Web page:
Fate of military research regulations still up in the air

Vicky Tobianah
The McGill Daily September 14, 2009

McGill University’s research policy will be updated this fall, a move that has student activists concerned about ethical regulation of future military research on campus. Initially set to appear before Senate in May 2009, review of the new research policy was postponed.

Although draft polices are not made publicly available until after the Senate review, the most recent research policy draft distributed to SSMU for consultation has removed the clauses that pertain to the review of military research.

The existing Regulations on Research Policy was updated in 1988 in response to a six-day student protest against the development of fuel-air explosive research conducted by McGill professors, who had received grants from the U.S. Air Force and the Canadian Department of Defense.

Recent controversy surrounds research on thermobaric weapons – another type of explosive energy weapon. As recently as 2002, David Frost, professor of Mechanical Engineering at McGill, published research aimed at making these explosives more “effective.” Though not directly funded by the military, the work was done in collaboration with military researchers.

Alexandre Vidal is a U3 Environment student and representative of Demilitarize McGill, a student group that describes themselves as “opposed to research contributing to the development of thermobaric weapons by the U.S. military.” He admits that at this point, the new policy could go either way.

“This could erase the clauses about military research policies at McGill, or it could mean that they will be improved to ensure public transparency and ethical evaluation of research that is funded by, or done in collaboration with, researchers from military agencies,” Vidal said.

Vidal did, however, express concern with the most recent policy draft, which has no references to harmful research in its preamble.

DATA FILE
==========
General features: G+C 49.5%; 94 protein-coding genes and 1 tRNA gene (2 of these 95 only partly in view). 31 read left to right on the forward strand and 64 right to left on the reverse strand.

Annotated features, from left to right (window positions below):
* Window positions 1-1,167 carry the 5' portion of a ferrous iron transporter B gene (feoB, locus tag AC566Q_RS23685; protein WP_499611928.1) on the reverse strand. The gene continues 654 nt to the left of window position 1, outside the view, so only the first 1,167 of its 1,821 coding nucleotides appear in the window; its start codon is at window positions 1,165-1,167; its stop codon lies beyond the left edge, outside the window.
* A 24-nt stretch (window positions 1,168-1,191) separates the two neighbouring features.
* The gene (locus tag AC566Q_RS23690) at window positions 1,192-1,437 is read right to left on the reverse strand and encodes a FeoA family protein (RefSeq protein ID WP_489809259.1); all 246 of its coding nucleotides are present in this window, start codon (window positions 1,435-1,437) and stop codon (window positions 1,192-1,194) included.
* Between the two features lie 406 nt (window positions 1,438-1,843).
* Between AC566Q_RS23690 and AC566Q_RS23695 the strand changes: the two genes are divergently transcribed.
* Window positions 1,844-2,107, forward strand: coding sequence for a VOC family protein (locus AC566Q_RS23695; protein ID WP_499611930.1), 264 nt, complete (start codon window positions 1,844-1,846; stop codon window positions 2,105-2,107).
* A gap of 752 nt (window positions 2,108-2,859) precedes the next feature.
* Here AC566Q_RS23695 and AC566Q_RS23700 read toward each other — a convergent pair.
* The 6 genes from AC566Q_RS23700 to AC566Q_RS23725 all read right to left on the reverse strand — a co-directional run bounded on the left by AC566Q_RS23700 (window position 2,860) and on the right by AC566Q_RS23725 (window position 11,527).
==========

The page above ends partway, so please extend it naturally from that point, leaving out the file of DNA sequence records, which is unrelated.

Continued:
“This is why we proposed amendments to the new research policy,” Vidal said.

The man in charge of the review, Associate Provost of Policies and Procedures William Foster, did not comment on the draft policies, suggesting instead that questions regarding the policy be directed to those groups involved in the consultation process.

Foster did, however, meet with Demilitarize McGill to hear their concerns about the draft. Vidal said, “[Foster] was open to consider any concern that Demilitarize McGill may have, and said that he will forward our proposed amendments to the Research Policy Committee.”

SSMU is working closely with Demilitarize McGill to ensure students’ concerns are properly represented. Rebecca Dooley, SSMU VP University Affairs, and the 12 other undergraduate student senators will be voicing any student concerns on the floor of the Senate.

Since the policy is still under consultation and has yet to be presented to the Senate, “[It is] difficult to say whether major concern is necessary,” Dooley said. She added that as with any policy changes at McGill, the new policy will be inspected closely.

“There is ample opportunity for students to voice any concerns they may have,” Dooley said.

Demilitarize McGill will continue to seek ethical research on campus and is working with members of the administration who are responsible for the decision-making.

Why does the preamble talk about harmful consequences of research, but this isn’t mentioned again in the body of the policy?

The preable states that members of the university community are best positioned through special knowledge  to be aware of…the
consequences of [their research and scholarly activity]. Some faculty have reasonably expressed the feeling that it is too burdensome for researchers to be aware of all possible consequences of their research. Students made a proposal that this be made more manageable by specifying that researchers be aware of the possible applications of their research by sponsors. Why was this not included?

Why was clause 10 removed from the old policy. What “harm” was it doing there?

Heather Munroe-Blum said “quote” in the Daily in response to student concerns about harmful research. How is it expected that “this” will happen if there is no mention of “the review harmful research” in the proposed policy?

In background for today’s memorandum on the Policy on the Conduct of Research it was acknowledged that “quote”. This statement is misleading because most of the comments from students and interest groups pertain to the draft clause 12, which dealt with harmful applications of research in general, and not military research. Why was section 12 from the draft policy removed from the final policy proposal, thereby removing any mention of harmful applications of research from the body of the policy?

[We saw a draft in February that had a clause (12) on harmful applications, but doesn’t specifically mention military research.
Why has it been completely removed from the proposed policy? ]

Why has there been a completely new clause (7) included to allow sponsors of research to have anonymity? What are the benefits of such a clause?

Students made a proposal for anonymity to be only possible for non-governmental agencies. Why was this proposal rejected, and consequently under what circumstances would it be appropriate for anonymous government sponsorship of university research?

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